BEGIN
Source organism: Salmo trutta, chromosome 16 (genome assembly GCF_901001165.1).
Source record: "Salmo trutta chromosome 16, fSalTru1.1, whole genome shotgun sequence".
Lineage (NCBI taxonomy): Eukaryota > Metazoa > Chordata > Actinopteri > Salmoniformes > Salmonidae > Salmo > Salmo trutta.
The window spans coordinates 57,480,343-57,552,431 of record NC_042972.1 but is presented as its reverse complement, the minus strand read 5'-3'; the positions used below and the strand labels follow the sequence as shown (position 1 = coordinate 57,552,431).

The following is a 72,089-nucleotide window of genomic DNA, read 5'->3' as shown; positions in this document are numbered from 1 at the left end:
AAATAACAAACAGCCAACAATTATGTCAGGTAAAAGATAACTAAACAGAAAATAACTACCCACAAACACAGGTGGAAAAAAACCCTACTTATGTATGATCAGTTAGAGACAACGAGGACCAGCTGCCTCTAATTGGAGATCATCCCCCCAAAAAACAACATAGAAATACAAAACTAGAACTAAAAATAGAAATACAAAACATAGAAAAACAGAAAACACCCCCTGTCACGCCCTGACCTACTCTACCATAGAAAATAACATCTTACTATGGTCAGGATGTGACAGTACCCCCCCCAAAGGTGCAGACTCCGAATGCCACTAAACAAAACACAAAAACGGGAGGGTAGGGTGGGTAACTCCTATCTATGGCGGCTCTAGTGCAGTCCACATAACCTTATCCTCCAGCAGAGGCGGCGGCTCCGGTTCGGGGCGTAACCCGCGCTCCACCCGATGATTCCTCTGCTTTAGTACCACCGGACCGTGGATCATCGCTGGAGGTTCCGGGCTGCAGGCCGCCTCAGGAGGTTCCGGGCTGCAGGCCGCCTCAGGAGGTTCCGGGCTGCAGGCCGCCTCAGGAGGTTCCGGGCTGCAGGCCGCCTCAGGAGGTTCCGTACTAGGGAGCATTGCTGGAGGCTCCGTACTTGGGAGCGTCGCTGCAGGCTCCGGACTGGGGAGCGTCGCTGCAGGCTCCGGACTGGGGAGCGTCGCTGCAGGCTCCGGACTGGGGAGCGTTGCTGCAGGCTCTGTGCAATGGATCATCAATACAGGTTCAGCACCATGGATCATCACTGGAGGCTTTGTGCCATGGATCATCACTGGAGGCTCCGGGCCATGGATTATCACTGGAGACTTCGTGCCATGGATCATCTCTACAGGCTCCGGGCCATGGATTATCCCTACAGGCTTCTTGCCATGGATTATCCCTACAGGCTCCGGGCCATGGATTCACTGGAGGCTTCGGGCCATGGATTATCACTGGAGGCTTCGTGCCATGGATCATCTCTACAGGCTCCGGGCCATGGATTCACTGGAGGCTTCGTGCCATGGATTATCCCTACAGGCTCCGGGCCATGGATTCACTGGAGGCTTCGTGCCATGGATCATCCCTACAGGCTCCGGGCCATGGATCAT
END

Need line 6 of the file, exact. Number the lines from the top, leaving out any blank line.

AAATAACAAACAGCCAACAATTATGTCAGGTAAAAGATAACTAAACAGAAAATAACTACCCACAAACACAGGTGGAAAAAAACCCTACTTATGTATGATCAGTTAGAGACAACGAGGACCAGCTGCCTCTAATTGGAGATCATCCCCCCAAAAAACAACATAGAAATACAAAACTAGAACTAAAAATAGAAATACAAAACATAGAAAAACAGAAAACACCCCCTGTCACGCCCTGACCTACTCTACCATAGAAAATAACATCTTACTATGGTCAGGATGTGACAGTACCCCCCCCAAAGGTGCAGACTCCGAATGCCACTAAACAAAACACAAAAACGGGAGGGTAGGGTGGGTAACTCCTATCTATGGCGGCTCTAGTGCAGTCCACATAACCTTATCCTCCAGCAGAGGCGGCGGCTCCGGTTCGGGGCGTAACCCGCGCTCCACCCGATGATTCCTCTGCTTTAGTACCACCGGACCGTGGATCATCGCTGGAGGTTCCGGGCTGCAGGCCGCCTCAGGAGGTTCCGGGCTGCAGGCCGCCTCAGGAGGTTCCGGGCTGCAGGCCGCCTCAGGAGGTTCCGGGCTGCAGGCCGCCTCAGGAGGTTCCGTACTAGGGAGCATTGCTGGAGGCTCCGTACTTGGGAGCGTCGCTGCAGGCTCCGGACTGGGGAGCGTCGCTGCAGGCTCCGGACTGGGGAGCGTCGCTGCAGGCTCCGGACTGGGGAGCGTTGCTGCAGGCTCTGTGCAATGGATCATCAATACAGGTTCAGCACCATGGATCATCACTGGAGGCTTTGTGCCATGGATCATCACTGGAGGCTCCGGGCCATGGATTATCACTGGAGACTTCGTGCCATGGATCATCTCTACAGGCTCCGGGCCATGGATTATCCCTACAGGCTTCTTGCCATGGATTATCCCTACAGGCTCCGGGCCATGGATTCACTGGAGGCTTCGGGCCATGGATTATCACTGGAGGCTTCGTGCCATGGATCATCTCTACAGGCTCCGGGCCATGGATTCACTGGAGGCTTCGTGCCATGGATTATCCCTACAGGCTCCGGGCCATGGATTCACTGGAGGCTTCGTGCCATGGATCATCCCTACAGGCTCCGGGCCATGGATCAT